By Basma Tharwat
Several heads of Egyptian chambers of commerce expressed concern as to the potentially negative impact President Mohammed Morsy’s constitutional decree could have on local and regional trade, particularly with European nations. The European Union recently called on President Morsy to adhere to a democratic transition of power after his 22 November constitutional declaration.
“The negative effects of the declaration have already been felt, with the European Union calling on Morsy to respect the democratic process and the independence of Egypt’s judicial, executive and legislative branches,” commented the President of the Chamber of Commerce of Al-Beheira governorate, Fathi Morsy.
He added that the Union of Egyptian Chambers of Commerce would be holding an emergency meeting to discuss how the president’s decisions would affect Egypt’s economic relationship with the European Union in the coming months, and review complaints made by those who have already been negatively affected.
“Popular discontent with Morsy’s decision points to a lack of stability in a country whose commercial sector can no longer withstand more losses, especially with the decline of Egypt’s tourist sector,” said the President of the Chamber of Commerce of Red Sea Governorate, Hazem Mohamed.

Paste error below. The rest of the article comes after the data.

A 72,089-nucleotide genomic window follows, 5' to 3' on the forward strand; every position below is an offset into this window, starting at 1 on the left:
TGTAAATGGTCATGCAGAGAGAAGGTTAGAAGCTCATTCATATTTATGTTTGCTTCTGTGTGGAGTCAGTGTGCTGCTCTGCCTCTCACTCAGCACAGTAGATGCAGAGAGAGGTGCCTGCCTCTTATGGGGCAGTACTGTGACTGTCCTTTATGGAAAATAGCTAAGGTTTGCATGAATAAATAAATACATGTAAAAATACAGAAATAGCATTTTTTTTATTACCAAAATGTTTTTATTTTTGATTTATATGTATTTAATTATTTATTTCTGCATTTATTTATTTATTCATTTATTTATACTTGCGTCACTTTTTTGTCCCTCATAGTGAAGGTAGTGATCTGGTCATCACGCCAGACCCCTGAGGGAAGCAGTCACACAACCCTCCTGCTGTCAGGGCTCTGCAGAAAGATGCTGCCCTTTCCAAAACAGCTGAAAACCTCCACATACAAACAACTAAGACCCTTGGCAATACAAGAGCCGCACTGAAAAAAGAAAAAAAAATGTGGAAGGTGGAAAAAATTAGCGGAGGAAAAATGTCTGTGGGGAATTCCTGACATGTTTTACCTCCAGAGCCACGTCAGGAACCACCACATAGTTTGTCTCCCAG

The recent events have also “affected the movement of goods between Egypt’s provinces, the result of recent security lapses in some parts of the country that have denied some provinces access to basic necessities,” added Mohamed.
Muhammad Sifut Hashem, president of the Suhag Chamber of Commerce, said that a lack of proper security for cars transporting goods has made the free movement of cargo incredibly difficult between Egypt’s provinces.
“Industrial production in some regions has ground to a halt and real fears exist amongst businessmen that the drying up of investment, both local and foreign, may occur due to the lack of a clear, economic vision laid out in President Morsy’s constitutional declaration,” noted Hashem.
“Immediate measures will be taken to limit the effects of Egypt’s economic crisis on the country’s commercial sector,” stated the head of the union of Egyptian Chambers of Commerce, Ahmed El-Wakil.
“The final draft of the constitution has not led to the hoped for economic revival, or furtherance of those political ambitions born out of the 25 January Revolution,” said El-Wakil, adding that the constitution provides no clear economic vision for the country, something that is “desperately needed in order to improve the lot of workers, attract investment and increase confidence in the Egyptian economy.”